Heres a little interesting short story for ya. I'm using a single wall 6 inch black stove pipe for a chimney until I can afford to install a double wall. I used 3 screws at each connection and the thought of sealing the connections didn't occur to me. Totally a newbie mistake I'm sure lol. SO, the first heavy rain we got I had stuff pouring out of the pipe in my basement, even though I was smart enough to put a cap on top. It leaked onto my cold air return boot and stunk up the house with soot oder from the punky pine wood I was burning, another newbie mistake. I concluder that the rain water was running down the side of the pipe, gathering at the connections and wicking thru the joint and running down the inside of the pipe, since the male end was pointing downward like it should.
This is were my brilliance shines lol. I thought ok, if I flip the pipe the male end will be pointing upward solving the problem of precipitation getting in the thru the pipe joints So my buddy came over, we flipped the pipe and I was smiling.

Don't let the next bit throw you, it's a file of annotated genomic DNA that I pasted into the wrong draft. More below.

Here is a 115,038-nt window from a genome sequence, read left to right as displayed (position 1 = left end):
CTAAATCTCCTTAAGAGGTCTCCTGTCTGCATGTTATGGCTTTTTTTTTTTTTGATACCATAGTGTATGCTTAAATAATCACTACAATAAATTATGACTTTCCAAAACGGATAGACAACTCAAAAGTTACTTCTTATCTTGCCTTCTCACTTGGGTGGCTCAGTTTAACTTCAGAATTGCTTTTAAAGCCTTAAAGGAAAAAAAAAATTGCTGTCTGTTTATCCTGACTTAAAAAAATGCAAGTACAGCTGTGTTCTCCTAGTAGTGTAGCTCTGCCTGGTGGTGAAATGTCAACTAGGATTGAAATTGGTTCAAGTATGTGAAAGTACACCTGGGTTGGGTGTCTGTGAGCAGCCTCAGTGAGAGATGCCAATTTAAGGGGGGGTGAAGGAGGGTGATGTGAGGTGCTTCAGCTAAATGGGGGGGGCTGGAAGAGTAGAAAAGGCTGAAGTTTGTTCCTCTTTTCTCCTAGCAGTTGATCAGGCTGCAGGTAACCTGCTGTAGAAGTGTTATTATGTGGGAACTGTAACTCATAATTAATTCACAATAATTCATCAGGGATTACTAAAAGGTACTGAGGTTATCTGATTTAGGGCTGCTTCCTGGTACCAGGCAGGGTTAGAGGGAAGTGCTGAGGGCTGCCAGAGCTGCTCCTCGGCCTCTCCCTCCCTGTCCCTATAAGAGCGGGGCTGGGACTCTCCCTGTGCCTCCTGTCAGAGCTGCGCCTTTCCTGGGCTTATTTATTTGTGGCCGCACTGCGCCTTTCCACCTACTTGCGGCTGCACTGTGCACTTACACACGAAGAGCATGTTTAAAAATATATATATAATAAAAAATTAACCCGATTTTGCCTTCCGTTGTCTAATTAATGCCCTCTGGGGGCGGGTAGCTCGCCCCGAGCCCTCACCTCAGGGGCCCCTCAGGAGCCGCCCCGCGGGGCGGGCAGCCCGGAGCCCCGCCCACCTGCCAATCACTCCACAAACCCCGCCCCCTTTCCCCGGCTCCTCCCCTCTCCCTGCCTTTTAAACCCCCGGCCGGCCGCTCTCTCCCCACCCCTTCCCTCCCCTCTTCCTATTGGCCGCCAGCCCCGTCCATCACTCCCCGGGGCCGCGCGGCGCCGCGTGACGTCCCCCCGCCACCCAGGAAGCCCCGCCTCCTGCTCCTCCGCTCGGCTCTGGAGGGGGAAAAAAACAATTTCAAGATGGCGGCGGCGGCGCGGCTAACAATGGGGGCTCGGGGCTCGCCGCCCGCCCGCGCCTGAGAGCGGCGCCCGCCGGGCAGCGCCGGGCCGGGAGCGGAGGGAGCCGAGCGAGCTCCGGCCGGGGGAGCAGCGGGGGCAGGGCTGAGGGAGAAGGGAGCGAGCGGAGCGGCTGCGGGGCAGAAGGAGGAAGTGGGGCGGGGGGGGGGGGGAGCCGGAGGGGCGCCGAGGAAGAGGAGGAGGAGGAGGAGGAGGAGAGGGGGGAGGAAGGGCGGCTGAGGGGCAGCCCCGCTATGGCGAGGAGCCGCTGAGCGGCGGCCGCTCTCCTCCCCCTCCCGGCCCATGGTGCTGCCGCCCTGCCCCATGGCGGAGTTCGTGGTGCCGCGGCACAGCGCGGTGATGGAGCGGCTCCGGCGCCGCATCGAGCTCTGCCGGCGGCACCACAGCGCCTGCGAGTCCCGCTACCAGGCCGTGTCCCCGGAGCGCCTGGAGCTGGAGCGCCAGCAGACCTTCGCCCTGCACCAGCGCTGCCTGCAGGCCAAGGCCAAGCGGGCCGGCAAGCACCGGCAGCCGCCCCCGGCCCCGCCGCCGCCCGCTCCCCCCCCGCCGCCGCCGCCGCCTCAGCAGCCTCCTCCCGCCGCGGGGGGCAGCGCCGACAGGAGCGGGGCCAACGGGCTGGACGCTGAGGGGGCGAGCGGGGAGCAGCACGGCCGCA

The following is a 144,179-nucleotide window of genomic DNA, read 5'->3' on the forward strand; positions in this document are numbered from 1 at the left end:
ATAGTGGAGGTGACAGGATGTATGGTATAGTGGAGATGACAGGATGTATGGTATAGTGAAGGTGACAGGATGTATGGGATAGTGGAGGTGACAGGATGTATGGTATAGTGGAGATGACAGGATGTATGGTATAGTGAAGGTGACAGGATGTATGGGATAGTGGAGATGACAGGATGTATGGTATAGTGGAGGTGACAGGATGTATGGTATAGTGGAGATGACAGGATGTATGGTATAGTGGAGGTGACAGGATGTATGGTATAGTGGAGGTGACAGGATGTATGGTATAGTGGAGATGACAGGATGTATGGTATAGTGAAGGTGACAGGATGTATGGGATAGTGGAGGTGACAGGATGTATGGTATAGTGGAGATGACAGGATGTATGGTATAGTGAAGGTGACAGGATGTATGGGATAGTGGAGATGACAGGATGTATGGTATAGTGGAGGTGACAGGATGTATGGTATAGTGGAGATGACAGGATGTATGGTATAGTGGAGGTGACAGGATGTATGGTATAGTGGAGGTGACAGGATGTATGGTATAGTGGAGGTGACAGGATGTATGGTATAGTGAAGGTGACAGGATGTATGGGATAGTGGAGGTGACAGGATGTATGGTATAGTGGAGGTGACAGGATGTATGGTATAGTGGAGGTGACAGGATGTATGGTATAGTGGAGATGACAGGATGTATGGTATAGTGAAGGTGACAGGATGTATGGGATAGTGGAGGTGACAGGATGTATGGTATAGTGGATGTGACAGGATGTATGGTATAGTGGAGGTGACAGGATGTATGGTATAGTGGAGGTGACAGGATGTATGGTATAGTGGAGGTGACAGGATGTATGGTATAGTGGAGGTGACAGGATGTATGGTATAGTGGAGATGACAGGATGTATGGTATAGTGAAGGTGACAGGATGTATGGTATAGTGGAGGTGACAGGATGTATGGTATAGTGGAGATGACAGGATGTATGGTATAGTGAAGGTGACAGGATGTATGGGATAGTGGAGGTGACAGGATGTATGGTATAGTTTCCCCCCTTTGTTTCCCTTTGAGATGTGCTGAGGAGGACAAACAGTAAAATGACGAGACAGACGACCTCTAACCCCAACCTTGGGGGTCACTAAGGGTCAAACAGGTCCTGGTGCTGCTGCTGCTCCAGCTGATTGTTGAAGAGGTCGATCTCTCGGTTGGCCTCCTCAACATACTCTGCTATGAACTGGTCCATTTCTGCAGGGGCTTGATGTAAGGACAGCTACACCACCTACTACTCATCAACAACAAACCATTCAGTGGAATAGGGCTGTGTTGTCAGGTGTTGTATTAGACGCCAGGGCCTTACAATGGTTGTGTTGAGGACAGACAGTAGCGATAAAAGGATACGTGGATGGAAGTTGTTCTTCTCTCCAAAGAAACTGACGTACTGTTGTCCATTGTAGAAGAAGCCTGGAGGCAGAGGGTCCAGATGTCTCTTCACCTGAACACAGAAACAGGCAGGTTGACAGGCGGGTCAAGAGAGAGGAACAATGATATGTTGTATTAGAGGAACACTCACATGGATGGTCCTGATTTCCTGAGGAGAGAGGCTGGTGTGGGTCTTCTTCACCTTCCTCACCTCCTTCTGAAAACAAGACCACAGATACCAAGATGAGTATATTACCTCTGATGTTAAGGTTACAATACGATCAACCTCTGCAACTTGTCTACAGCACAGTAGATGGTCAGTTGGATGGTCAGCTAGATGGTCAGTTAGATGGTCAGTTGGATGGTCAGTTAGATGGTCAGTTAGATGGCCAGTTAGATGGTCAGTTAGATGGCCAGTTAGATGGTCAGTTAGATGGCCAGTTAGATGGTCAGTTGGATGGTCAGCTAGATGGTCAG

About two weeks go by, (I should mention that I was burning coal now) and I see gunk running out of the pipe joints. Another couple weeks pass and my whole pipe is looking really bad. I thought, oh man what I gonna do?? It turns out that condensation was forming on the inside of the pipe running down and carrying fly ash with it to the outside of the pipe. Another couple weeks pass and now I'm concerned that the mix of ash and wet is making a sulfuric acid substance and eating the pipe!! I checked a couple places on the pipe and noticed the pipe had been eaten down to the metal.
At this point I start to panic. Luckily the winter has been mild and I can still get on the roof. So I take the pipe down AGAIN, scrub all the funk off it and see that alot of paint has been eaten off it. Not much I can do about that part I guess other than blast some stove paint on it. I seal all the pipe joints with hi temp silicone and flip it again so that the male ends are pointing down again
Finally, my pipe is better now lol and I only have a tiny bit of gunk draining out of the bottom of the T outside since I installed the barometric damper. Hopefully I can get another year of two out of the single wall before I put up a permanent pipe
So the moral of the story is, don't flip the pipe, just seal the connections with hi temp silicone. This would have saved me a HUGE amount of effort. Live and learn, the trials and tribes of a newbie coal burner